Alongside Dubai – 11:30 to 23:59
After an interesting sea passage from Colombo, skirting a tropical cyclone, arrival Dubai brings us to the end of the first segment of the World Cruise. About 300 pax depart the ship this morning and slightly more are joining, so we will depart with a yet again full ship, just a few new faces. While arrival was scheduled for 07:00, we experienced delays due to the cyclone and an engine overheating. Therefore, it was about 10:55 before we heard the pipe announcing the ship was secured and cleared by the local authorities.
Temperature: High 43C/109F, Low 36C
Wind/Weather: Light Airs, but very hazy due to recent sandstorm and pollution
Clox: Z+4 (no change)
Distance – Colombo to Dubai: 1,920 Miles
Sea Princess transited the Straits of Hermuz in the early hours of the morning, entering the Persian Gulf. Once clear of the Straits we altered to Port onto a SW’ly heading, off-shore of the procession of anchored vessels and oil rigs. We picked up the Port Rashid pilot about 09:30 then proceeded into the harbour, where we turned 180 degrees before backing down to our berth at the passenger terminal. Sea Princess remained alongside for the remainder of the day.
Dubai’s Port Rashid Passenger Terminal
The Dubai Emirate is located on the SE Coast of the Persian Gulf and is one of seven separate Emirates included in the United Arab Emirates (UAE). It is the most populated city and Emirate within the UAE, and in size is second only to the capital Abu Dhabi. Of the seven emirates, only Abu Dhabi and Dubai have a veto over important matters in the government legislator.
Although Dubai has received numerous mentions over hundreds of years, it was formally established by the Sheikh in 1833, when he convinced about 800 members of the tribe to follow him to Dubai Creek. It remained under the tribe’s control and in 1892 Britain agreed to protect the developing Sheikhdom. The British agreement remained in force until the formation of the UAE on 2nd December 1971, at which time the British departed the Persian Gulf.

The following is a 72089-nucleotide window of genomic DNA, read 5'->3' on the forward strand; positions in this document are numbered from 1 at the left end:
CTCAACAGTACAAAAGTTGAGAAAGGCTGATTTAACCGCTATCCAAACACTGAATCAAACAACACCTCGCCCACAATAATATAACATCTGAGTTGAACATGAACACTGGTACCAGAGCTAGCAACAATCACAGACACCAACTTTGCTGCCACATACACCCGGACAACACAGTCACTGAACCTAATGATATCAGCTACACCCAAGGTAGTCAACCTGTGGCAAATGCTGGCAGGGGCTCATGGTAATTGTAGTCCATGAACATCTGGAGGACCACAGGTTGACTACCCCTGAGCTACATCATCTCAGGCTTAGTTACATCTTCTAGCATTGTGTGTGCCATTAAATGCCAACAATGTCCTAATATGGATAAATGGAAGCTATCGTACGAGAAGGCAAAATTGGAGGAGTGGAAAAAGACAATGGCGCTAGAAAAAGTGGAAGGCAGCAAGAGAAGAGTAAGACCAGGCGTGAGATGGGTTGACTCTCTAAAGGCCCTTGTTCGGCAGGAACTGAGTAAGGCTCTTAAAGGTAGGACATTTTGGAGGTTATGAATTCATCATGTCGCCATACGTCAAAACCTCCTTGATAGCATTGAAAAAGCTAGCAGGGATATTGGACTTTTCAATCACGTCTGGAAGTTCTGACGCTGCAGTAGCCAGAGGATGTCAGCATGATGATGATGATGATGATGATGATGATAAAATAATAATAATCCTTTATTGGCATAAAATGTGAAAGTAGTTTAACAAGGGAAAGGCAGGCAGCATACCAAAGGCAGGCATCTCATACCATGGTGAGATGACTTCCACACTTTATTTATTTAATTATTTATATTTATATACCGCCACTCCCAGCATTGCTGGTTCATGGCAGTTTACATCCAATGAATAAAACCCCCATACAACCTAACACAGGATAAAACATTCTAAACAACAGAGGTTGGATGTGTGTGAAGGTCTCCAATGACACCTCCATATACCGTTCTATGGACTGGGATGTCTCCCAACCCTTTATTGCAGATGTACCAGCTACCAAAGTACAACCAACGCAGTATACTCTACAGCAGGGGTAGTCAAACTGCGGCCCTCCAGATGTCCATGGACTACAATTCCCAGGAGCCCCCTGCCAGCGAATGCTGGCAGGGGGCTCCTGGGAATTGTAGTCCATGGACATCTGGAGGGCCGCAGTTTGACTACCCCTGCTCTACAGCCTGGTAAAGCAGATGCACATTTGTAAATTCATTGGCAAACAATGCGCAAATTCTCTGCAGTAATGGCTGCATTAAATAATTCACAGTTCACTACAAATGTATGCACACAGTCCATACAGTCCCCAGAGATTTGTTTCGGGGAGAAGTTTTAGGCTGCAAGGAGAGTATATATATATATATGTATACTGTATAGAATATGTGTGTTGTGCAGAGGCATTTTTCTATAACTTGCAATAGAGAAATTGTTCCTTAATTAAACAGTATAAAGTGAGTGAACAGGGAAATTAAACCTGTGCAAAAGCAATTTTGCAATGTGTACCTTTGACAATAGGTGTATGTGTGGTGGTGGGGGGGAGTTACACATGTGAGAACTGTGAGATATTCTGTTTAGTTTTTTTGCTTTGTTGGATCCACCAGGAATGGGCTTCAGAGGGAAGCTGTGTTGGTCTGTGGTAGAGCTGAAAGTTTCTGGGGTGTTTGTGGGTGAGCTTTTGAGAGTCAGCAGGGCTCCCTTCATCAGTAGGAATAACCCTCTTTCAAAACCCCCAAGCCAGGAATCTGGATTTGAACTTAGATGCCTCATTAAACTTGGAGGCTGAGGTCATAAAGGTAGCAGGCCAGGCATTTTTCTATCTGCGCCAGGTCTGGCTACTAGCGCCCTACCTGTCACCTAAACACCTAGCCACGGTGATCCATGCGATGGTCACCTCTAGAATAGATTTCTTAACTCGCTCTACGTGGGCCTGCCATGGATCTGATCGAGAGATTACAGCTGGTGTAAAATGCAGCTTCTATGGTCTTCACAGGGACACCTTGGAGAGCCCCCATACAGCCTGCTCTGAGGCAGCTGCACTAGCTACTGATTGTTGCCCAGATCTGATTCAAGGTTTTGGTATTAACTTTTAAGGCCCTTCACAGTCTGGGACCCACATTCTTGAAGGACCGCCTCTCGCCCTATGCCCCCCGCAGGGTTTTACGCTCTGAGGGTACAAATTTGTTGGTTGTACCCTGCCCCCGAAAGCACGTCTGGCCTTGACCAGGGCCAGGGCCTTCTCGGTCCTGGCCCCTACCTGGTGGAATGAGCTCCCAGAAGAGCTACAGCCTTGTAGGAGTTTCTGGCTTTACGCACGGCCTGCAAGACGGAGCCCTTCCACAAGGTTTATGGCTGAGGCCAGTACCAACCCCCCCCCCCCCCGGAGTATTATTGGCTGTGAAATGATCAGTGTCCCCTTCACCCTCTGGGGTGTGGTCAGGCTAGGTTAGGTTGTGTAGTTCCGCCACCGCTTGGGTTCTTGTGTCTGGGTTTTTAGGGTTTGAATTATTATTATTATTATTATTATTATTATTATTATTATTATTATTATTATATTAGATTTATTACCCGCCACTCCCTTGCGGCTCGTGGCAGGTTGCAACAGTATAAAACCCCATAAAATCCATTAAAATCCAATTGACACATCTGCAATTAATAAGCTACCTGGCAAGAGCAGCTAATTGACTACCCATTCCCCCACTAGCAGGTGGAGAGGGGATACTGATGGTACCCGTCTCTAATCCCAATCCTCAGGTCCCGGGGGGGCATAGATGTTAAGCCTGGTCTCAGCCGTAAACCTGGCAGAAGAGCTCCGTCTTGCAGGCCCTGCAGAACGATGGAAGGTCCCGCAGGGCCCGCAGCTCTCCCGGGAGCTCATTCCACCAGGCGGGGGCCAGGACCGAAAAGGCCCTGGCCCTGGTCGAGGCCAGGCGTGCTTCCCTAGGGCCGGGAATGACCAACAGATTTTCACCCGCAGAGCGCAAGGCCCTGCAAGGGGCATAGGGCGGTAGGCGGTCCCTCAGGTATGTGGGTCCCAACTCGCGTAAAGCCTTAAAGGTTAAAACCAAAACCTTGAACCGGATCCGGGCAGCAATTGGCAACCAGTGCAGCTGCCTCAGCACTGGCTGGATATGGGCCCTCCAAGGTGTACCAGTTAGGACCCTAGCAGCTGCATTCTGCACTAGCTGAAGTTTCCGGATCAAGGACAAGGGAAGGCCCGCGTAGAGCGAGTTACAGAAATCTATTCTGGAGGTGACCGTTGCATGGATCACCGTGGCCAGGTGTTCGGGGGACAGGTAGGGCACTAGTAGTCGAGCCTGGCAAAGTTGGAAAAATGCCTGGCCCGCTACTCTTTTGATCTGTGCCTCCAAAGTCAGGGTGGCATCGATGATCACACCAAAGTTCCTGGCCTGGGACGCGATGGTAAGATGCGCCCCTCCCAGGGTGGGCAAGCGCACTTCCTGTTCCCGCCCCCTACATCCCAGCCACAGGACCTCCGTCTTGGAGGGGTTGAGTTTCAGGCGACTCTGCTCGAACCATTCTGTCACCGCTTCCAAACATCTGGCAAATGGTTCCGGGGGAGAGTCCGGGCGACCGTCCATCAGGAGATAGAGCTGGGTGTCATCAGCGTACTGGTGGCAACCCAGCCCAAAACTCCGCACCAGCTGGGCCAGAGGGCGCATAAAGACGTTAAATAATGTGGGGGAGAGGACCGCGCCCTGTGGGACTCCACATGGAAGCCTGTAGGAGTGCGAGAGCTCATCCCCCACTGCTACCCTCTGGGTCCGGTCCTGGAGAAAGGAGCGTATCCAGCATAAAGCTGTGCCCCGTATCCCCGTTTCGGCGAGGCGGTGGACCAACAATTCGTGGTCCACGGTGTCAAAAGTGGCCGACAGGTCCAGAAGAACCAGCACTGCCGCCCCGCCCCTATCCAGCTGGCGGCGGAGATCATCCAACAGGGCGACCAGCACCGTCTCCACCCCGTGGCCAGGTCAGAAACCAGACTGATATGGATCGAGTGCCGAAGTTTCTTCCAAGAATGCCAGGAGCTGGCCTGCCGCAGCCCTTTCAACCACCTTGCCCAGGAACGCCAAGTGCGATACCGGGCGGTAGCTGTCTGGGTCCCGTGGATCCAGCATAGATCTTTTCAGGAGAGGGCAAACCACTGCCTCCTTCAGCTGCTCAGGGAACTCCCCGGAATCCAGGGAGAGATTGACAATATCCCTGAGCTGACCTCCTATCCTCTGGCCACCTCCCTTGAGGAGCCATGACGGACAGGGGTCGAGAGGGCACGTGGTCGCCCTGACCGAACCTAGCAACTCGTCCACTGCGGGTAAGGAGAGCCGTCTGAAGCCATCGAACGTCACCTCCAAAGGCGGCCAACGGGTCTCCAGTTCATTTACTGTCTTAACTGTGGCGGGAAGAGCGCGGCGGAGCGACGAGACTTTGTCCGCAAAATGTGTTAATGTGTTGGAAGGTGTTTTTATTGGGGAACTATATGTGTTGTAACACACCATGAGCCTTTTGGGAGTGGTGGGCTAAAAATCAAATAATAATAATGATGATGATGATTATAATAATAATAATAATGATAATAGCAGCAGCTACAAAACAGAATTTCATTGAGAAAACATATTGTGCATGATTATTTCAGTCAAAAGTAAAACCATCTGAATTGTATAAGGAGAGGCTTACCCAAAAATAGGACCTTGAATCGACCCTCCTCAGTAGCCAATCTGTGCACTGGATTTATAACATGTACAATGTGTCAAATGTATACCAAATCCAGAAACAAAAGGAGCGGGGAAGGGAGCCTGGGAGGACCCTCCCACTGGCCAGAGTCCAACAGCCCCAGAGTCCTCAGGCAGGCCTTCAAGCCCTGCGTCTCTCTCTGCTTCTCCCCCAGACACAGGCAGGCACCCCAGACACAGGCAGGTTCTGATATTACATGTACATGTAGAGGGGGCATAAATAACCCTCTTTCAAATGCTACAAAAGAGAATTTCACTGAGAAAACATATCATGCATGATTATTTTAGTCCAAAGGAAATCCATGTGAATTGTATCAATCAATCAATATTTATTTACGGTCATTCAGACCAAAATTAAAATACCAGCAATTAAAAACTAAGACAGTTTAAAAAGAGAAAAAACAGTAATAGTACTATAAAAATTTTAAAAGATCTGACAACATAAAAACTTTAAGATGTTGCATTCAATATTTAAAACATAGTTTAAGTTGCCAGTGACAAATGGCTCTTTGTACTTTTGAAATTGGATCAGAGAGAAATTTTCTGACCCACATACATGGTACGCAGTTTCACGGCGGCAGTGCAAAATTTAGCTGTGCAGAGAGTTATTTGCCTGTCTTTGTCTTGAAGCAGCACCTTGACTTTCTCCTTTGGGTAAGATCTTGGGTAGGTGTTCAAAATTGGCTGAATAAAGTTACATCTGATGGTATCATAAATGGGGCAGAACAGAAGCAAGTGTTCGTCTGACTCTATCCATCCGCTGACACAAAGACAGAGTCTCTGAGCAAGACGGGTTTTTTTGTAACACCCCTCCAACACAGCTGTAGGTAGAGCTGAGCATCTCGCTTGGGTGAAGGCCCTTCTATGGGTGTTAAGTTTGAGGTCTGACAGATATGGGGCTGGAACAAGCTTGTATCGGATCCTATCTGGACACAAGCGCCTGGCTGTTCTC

Initially driven by the oil and gas industry, the Dubai economy has diversified widely, with oil and gas only producing about 7% of GDP. Real estate, construction, shopping, finance and tourism are now the major components of the Dubai economy. The city has developed a number of industry specific hubs – Dubai Internet City, Dubai Media City, Dubai Financial District and Dubai Marina.
Dubai Mall & Burj Kalifa in the haze from the port
As a turn-around and overnight port, very few people were expected to remain aboard the vessel, so minimal, if any entertainment was arranged by the cruise staff, so it really wasn’t worth photographing and posting the Princess Patter, which was also very similar to day 1 in Sydney.
After breakfast we returned to the cabin, watching the arrival from the balcony. While backing down to the passenger terminal we noted one of the smaller royal yachts, which our son was visiting to chat with his opposite number, the Staff Captain. Although one of the smaller of the Dubai Royal Yachts, it is an ex-cruise ship. Our son Iain met us immediately on clearing the terminal, advising Judi she had a noon appointment for nails, etc. This was at the opposite end of the city, so Iain drove like Mario Andretti, arriving with a few minutes to spare.